6374 442 6437 cwearc@cwearc.org

Introduction

“KALI” is a local term of the indigenous kankana-ey people of the cordillera region, Philippines. It means to speak to talk. It also means to speak the dialect or language of the people.

“KALI” now comes to you as the journal of the cordillera women’s education and resource center (CWERC), back after some years of relative silence. We offer this journal as a voice expressing the various concerns of women in the cordillera, in the Philippines, as well as in other part of the world. It aims to present in depth the effort of cordillera women to understand their situation and to position themselves within the broader social realities. It deals not only with the particular concerns of women but with general issues that impact on women in particular ways.

It is clear from the start that our standpoint is in the interest of grassroots women belonging to the oppressed classes and sectors, particularly the peasant, workers, and semi-workers, youths, professionals and small business, indigenous peoples, lesbians and migrant workers. Particular focus and highlights will be given to the struggles of these women who have to deal with threats to their survival from day to day. We see their struggles and their victories as a significant contribution to the general cordillera women’s movement for national democracy, self determination and equality. May they serve as an inspiration for the millions of women around the world working for real change.

At this point in our history, it is with deep concern that we regard the situation of the indigenous peasant women in the cordillera. At the outset, cordillera indigenous peasant women experience multiple layers of oppression and exploitation – as peasants, as women and as indigenous people. They are subjected to various aspects of feudal and semi-feudal exploitation in the farms on which they toil for many hours. They experience forms of gender oppression within indigenous as well as imposed socio-political structures and institutions. They suffer discrimination and national oppression in violation of the indigenous people’s rights to self determination.

The push towards globalization and liberalization of trade has aggravated the situation of the indigenous peasant women. Policies and programs prescribed by the World Trade Organization (WTO) and multilateral financial institutions such as the World Bank and the international monetary fund have resulted in the displacement of indigenous peoples from their land, undermining their subsistence agricultural economies and weakening their indigenous culture. This has led to a host of other problems for the indigenous women such as poverty, unemployment, trafficking, abuse and others.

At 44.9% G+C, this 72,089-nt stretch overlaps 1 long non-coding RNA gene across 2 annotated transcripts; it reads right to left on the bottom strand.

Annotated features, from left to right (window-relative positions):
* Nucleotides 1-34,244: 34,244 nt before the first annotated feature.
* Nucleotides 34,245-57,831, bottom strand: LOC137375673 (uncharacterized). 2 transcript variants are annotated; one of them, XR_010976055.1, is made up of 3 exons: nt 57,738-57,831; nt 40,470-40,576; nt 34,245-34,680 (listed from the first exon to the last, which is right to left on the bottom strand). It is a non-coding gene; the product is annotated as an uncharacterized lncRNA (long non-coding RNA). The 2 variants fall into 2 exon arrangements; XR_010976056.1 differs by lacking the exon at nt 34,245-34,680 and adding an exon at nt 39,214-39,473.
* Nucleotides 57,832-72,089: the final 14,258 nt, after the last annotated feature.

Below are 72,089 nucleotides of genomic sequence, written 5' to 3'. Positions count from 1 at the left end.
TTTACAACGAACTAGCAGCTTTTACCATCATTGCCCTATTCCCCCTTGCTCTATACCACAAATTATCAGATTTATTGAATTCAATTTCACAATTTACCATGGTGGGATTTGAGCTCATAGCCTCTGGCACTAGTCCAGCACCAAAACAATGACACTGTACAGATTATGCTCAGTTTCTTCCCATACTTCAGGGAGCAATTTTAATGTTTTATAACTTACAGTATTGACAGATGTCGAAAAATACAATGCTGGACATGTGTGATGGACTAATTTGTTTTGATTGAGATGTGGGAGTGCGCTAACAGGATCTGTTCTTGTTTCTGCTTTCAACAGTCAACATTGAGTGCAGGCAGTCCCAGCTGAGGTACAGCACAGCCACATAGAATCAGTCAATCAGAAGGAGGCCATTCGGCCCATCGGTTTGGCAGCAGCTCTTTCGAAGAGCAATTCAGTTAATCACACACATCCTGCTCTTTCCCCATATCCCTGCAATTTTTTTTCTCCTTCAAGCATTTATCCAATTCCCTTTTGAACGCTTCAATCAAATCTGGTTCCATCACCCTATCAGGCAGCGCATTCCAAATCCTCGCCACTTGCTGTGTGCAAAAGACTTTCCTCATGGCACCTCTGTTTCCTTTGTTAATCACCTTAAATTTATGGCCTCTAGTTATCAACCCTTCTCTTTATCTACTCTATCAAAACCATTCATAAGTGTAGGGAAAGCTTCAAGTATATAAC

The San Roque Multipurpose Dam Project located in Pangasinan, Philippines is one such project designed to keep in line with the development paradigm of globalization. Natural resources, in this case san roque dam, backed t Agno River and its eco-system, are exploited by multinational corporations for their own profit and interests. The Japanese and American investors and funders of the San Roque dam, backed by the Philippine government under the administration of President Joseph Estrada, are ramming through with the controversial dam project. This, in spite of our sorry experience with the Ambuklao and Binga Dams along Agno River, the considerable adverse impact of mega dams on affected communities and the environment, the lopsided and onerous terms of the contract entered into by the National Power Corporation with the San Roque Power Corporation and despite the broad and militant people’s opposition to the project.

This issue of KALI features the San Roque Dam and the various aspects of the issue. Although no purely an indigenous peasant women’s issue, the San Roque dam is an urgent concern for all of us because it poses a threat to the survival of Indigenous and peasant communities in the Cordillera and in Central Luzon. We call your attention to this serious problem and urge you to be a part of the broad people’s movement against the construction of the San Roque Dam.